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Posted in: Culture Wars & Censorship

Published on Mar 14, 2006 by Phyllis Chesler

Published by FrontPageMagazine.com

The Rights of History

On March 8, at the New School University in Manhattan, the distinguished author Cynthia Ozick delivered the opening lecture in a series dedicated to the work and memory of William Phillips, who edited and was the "heart and soul" of the journal Partisan Review for more than 60 years.

Dr. Edith Kurzweil, who also edited Partisan Review, and who was married to Phillips, introduced Ozick. For at least one and a half hours the level of cultural literacy was elevated in the city, as we found ourselves listening to Saul Bellow, Scott Turow, Sven Birkerts, Michaelangelo, Thomas Mann, Henry James, Delmore Schwartz, Allan Bloom, Aristotle, Janet Malcolm, Leo Tolstoy, Gustave Flaubert, William Styron, Bernhard Schlink--as Ozick herself brought them to life and allowed them to "talk" to each other, in Talmudic style. Recalling the late Partisan Review, this dazzling display, while entertaining, did not allow us to escape certain harsh realities. We were being scrupulously educated about history as opposed to "narrative"-- that is, about truth versus lies.

Ozick's lecture was titled "The Rights of History and the Rights of Imagination" or "When Narrative Dares to Enter History." Her question, which she wrestled with but did not ultimately resolve, is as follows: Does "wondrousness" and the "rights of the imagination" overrule the "stringent demands of honest history?" Can a novelist simply "make things up" or is s/he also bound by objective, incontrovertible, historical reality? This might seem an absurd question to pose. How can a work of the imagination "betray history?" As a novelist, Ozick wants to believe that "imaginative fiction" is and must remain a "liberated zone." This seems obvious to her. And yet, both the rights and dangers of distorting history have been tugging away at her as well.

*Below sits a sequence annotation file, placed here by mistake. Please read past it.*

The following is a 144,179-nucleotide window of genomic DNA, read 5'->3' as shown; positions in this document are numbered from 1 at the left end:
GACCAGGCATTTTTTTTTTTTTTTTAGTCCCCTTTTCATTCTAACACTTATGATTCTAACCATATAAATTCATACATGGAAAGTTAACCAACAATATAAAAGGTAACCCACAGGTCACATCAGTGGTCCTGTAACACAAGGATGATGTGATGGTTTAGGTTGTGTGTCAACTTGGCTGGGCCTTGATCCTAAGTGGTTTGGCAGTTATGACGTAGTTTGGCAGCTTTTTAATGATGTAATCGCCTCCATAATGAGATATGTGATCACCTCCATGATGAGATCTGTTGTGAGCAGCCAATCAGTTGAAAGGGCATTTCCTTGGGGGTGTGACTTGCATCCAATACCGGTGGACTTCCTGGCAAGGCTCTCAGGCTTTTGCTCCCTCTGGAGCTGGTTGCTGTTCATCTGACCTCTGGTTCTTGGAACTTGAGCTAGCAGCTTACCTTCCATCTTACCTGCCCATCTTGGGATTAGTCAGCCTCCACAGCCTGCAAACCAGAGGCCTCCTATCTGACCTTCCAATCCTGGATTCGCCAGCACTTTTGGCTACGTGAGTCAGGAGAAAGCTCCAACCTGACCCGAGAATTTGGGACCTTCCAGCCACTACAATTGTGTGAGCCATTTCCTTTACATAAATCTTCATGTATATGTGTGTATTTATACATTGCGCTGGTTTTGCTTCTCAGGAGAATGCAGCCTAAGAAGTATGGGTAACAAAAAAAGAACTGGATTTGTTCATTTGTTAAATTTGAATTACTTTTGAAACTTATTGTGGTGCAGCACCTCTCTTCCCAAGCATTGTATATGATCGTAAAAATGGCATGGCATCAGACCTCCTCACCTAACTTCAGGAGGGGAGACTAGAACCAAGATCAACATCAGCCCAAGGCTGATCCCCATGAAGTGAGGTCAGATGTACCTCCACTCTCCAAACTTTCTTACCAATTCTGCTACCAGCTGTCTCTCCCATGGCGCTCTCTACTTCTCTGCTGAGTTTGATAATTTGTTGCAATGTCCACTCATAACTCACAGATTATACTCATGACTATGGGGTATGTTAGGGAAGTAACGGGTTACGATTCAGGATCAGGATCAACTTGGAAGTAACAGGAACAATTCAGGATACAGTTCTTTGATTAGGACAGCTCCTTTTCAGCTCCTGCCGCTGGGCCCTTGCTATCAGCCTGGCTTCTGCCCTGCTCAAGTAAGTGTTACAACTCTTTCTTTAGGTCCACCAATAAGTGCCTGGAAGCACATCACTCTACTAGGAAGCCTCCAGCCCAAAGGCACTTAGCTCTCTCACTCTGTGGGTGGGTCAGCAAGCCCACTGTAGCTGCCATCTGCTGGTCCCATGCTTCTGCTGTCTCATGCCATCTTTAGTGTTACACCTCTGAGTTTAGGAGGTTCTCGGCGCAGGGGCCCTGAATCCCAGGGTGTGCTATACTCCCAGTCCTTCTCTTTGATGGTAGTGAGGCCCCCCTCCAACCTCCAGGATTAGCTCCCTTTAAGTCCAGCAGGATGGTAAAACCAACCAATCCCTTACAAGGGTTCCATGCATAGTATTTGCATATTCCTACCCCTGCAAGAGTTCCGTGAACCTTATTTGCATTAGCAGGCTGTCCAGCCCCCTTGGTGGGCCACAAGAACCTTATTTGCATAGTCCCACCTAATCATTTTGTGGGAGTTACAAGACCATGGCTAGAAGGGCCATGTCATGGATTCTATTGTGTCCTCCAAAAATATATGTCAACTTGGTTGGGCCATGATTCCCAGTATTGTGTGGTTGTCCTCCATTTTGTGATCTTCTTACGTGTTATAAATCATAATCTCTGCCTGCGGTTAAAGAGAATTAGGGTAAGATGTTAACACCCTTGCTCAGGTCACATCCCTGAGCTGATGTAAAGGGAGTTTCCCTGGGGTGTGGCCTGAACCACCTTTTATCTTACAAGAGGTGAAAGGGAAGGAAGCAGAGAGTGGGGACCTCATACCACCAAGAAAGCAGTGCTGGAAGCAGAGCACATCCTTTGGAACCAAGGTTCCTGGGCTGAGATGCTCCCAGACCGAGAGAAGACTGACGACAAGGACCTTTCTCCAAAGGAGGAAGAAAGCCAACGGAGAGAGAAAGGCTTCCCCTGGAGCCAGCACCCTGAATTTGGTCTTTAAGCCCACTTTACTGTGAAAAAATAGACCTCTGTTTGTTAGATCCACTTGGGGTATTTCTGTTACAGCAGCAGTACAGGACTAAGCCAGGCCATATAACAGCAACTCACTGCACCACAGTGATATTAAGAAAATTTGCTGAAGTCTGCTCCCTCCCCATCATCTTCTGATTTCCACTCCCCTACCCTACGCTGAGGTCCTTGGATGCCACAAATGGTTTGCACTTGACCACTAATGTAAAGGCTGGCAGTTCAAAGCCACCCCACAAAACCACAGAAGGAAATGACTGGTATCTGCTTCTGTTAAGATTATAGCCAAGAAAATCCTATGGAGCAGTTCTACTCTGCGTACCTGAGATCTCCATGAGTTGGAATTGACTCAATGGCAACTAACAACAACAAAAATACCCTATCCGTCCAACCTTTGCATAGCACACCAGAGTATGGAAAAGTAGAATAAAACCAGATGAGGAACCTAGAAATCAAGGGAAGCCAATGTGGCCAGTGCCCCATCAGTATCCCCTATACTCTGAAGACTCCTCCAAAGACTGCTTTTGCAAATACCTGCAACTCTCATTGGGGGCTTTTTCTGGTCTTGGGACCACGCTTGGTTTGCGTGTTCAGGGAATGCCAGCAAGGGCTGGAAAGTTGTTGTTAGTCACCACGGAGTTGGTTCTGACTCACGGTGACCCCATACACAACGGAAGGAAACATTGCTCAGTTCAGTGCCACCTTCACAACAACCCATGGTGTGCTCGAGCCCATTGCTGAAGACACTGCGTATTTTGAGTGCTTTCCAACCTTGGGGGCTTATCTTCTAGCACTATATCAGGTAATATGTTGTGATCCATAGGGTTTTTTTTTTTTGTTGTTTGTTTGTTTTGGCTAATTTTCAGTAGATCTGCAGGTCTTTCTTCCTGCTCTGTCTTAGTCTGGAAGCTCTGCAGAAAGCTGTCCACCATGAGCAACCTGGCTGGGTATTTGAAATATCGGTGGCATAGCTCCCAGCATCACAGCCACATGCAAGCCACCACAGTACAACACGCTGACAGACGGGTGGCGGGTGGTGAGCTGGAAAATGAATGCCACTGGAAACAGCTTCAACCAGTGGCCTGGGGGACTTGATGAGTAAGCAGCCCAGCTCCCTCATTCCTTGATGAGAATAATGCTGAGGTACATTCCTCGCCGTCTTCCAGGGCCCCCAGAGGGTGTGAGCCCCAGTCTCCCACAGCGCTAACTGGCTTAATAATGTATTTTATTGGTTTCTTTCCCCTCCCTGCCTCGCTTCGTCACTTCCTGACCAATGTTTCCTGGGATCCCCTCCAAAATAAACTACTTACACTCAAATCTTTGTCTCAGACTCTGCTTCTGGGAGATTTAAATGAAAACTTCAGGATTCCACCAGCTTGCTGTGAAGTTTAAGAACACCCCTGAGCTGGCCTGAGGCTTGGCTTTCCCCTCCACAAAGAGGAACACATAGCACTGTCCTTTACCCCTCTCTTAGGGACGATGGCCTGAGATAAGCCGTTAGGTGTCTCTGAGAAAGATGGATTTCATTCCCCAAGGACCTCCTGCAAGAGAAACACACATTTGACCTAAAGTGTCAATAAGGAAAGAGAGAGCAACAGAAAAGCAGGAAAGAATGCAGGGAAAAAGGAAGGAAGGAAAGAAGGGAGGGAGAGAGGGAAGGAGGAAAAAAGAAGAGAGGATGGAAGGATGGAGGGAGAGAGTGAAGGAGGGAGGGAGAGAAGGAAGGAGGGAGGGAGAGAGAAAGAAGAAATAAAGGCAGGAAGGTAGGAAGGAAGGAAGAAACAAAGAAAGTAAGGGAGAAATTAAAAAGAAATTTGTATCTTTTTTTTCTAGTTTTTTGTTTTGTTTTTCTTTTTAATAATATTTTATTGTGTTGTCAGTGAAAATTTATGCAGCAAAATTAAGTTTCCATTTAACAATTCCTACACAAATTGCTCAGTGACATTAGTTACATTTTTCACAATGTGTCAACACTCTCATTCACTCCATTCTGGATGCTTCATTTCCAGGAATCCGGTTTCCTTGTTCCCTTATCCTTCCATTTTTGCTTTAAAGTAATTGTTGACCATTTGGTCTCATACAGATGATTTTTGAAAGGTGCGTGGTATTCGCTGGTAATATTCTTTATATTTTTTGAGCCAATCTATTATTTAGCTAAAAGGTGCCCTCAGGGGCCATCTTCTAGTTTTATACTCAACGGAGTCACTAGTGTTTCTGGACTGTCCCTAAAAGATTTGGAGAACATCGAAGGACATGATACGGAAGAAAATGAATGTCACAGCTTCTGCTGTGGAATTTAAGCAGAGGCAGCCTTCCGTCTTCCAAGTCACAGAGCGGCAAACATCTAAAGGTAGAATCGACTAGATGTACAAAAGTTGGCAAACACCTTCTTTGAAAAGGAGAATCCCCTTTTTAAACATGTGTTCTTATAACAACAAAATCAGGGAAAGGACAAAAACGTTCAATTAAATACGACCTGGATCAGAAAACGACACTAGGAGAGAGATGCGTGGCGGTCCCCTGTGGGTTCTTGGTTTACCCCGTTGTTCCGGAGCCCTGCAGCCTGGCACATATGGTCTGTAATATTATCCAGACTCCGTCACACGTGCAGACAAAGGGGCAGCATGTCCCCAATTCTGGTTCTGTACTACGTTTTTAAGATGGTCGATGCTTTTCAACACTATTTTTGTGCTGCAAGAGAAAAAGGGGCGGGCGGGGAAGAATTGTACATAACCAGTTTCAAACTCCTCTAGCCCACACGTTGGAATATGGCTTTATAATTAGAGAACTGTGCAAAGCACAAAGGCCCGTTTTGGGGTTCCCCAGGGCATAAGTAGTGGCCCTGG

For example, Ozick is concerned about the way in which "narrative has become a corrupting polemical tool." The "Palestinian narrative," for example, has "invaded and contaminated" what people think is historically true, she observed. Thus, as I have written in this space, the film Paradise Now presents a highly sympathetic and believable portrait of two Palestinian homicide bombers, yet the film is based on a deft series of lies. All those who view this film but who are not experts in Middle Eastern and Jewish history will believe that what they have just seen with their own eyes is "true." Does the filmmaker have the right to do this? Yes, of course. But is his use of "narrative" being used to trump the truth? Yes, it is.

Ozick presented Exhibit A: William Styron's Pulitzer-winning novel, Sophie's Choice, which thereafter became both a best seller and a very popular film. Styron's Sophie (played by Meryl Streep) is a Catholic woman who survived Auschwitz. Factually, 75,000 Polish Catholic prisoners died in Auschwitz. Styron does not tell us much about them. But by focusing on one such victim as his Holocaust symbol, Styron manages to erase from memory the fact that 90-95% of all those who were murdered at Auschwitz were Jews.